In the front lens of a microscopic objective a virtual image is formed. In the compensated electron lens in which the first field is made very strong and in which the object is placed on the negative gradient .side of the field, the image formation conditions are similar to the case of the microscopical objective. The electron image formed by the first field is a virtual one which is transformed into a real one by the subsequent weaker fields. An inspection of the curve D will indicate that a portion of the field precedes the object. This portion of the field may be combined with weaker fields in a manner similar to the foregoing description so that it becomes a part of the condensing lens system. These effects are in close analogy to the light optical systems used in microscopes in which it is well known that a good condenser lens corresponds to an inverted objective lens. Thus the total field distribution of the condenser and objective system corresponds to the curve H of Fig. 5.
Numerous distributions of the magnetic fields may be obtained, as indicate by the graph of Figure 5, in which the change of sign along the axis of symmetry is indicated for fields of equal and unequal strengths. Whilethe invention has been described by reference to one arrangement of a magnetic lens system, other arrangements have been devised. For example, in Fig. 3 a series of magnetic shells have been arranged with interlocking joints 3'! so that any number of successive fields may be assembled. If desired, the magnetic shells of some or all the coils may be omitted. In the event that electric fields are employed, hollow cylindrical electrodes 39 may be employed, as indicated in Fig. 6, the various electrodes being differently polarized to obtain compensation effects already illustrated with respect to the magnetic fields.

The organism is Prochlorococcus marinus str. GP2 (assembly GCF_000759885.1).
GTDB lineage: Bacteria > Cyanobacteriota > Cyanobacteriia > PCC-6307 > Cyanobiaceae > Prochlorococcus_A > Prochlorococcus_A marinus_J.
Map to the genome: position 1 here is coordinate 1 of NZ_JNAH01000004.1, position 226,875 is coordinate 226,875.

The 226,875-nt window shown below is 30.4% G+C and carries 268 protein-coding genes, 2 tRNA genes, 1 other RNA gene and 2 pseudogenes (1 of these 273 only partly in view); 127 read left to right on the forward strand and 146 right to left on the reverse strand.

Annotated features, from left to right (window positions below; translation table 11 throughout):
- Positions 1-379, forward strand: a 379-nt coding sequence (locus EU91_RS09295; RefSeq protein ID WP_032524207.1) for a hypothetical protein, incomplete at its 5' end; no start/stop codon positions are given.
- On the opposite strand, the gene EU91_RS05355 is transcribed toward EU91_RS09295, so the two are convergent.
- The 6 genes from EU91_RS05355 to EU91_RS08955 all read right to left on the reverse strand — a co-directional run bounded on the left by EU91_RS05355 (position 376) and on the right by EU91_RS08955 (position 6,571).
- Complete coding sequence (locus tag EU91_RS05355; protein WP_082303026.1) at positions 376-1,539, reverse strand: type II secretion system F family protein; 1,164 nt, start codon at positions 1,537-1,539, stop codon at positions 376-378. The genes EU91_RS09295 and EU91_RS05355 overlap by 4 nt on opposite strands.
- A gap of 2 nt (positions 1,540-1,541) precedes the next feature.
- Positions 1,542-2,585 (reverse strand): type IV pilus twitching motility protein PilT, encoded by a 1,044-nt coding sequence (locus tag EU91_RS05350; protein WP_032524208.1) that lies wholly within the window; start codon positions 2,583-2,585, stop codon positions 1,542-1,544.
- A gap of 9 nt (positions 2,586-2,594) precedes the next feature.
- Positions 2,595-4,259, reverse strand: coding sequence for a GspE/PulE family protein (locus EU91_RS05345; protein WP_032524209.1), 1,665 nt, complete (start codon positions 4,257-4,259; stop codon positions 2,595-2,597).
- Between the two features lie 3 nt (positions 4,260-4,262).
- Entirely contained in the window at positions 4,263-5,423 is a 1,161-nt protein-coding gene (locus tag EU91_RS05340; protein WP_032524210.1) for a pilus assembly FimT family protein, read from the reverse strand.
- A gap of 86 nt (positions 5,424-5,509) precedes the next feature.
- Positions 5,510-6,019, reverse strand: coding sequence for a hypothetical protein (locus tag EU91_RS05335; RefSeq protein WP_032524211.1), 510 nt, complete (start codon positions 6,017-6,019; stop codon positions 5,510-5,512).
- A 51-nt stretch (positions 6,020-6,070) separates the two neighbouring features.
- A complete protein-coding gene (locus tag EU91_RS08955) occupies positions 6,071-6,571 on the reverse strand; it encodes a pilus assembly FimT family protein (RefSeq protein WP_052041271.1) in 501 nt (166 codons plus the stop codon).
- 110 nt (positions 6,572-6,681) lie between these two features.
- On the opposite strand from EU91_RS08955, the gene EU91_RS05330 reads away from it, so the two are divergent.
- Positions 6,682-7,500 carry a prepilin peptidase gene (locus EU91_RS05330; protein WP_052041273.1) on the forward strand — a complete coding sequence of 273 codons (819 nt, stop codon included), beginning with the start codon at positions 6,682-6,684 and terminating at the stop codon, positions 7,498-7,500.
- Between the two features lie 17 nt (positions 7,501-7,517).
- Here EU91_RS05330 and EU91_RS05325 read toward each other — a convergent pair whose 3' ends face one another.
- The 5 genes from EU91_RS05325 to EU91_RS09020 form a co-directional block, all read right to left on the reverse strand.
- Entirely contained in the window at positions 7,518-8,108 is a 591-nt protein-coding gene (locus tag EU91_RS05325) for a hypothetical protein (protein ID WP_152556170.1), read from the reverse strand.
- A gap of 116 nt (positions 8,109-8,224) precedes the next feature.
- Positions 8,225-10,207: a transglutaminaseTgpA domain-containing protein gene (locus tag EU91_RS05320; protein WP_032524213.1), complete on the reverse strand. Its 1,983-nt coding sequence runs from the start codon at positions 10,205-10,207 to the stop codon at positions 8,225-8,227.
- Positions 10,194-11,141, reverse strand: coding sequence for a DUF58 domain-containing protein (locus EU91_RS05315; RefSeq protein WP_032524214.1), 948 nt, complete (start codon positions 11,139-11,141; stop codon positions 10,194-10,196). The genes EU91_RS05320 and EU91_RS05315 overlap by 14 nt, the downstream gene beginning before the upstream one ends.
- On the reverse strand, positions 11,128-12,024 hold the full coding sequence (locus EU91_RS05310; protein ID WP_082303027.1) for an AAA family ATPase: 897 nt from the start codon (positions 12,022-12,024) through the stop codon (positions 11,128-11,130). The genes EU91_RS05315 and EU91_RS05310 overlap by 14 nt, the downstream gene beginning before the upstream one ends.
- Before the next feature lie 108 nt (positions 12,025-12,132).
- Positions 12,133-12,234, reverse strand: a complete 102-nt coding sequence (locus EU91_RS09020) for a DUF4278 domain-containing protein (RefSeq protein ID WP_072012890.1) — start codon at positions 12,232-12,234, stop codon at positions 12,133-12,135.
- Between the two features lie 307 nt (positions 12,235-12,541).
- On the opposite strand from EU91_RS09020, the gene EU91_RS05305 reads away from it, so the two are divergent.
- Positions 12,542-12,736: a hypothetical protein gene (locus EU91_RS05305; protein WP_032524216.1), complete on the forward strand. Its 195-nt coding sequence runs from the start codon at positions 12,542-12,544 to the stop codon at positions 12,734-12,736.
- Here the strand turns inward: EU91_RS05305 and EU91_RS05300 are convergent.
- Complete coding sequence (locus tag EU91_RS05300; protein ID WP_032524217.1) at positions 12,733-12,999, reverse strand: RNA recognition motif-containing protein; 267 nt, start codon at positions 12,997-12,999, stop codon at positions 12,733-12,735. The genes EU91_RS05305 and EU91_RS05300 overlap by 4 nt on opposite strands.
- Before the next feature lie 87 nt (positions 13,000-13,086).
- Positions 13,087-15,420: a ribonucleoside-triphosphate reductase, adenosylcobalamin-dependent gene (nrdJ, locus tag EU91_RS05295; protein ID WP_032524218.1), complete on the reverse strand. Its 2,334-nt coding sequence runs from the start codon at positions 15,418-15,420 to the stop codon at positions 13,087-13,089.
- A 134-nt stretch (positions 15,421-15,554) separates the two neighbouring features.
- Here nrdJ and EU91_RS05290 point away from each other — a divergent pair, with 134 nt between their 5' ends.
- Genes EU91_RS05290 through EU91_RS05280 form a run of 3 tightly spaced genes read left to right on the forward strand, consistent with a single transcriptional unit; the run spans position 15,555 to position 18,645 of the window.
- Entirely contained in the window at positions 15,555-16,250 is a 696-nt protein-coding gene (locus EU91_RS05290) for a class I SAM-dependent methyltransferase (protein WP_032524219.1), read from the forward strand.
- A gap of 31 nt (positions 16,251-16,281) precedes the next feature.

Thus the invention has been described as an electron lens in which fields of force are used for focusing electrons and in which opposing fields are employed to reduce the spherical aberration. Either magnetic or electric fields may be used in the lens. It is desirable that the fields be of different magnitudes changing in sign and decreasing in magnitude along the axis of symmetry in the direction of the electron movement.
I claim as my invention:
1. An electron lens for imaging an object in-, cluding in combination, means for creating an electron focusing fieldand means for creating a second electron focusing field opposing said first field along its axis, said object to be imaged being located substantially in the plane in which said fields change sign so that the field on the object side of the lens extends past the object and forms part of a condensing lens system and so that the field at said plane is substantially zero. 1
2. An electron lens for imaging an object infirst field so that its strength changes sign along its axis of symmetry, said object to beimaged being substantially in the plane in which zero field exists so that the field on the object, side of the lens extends past the object and forms part of a condensing lens system. I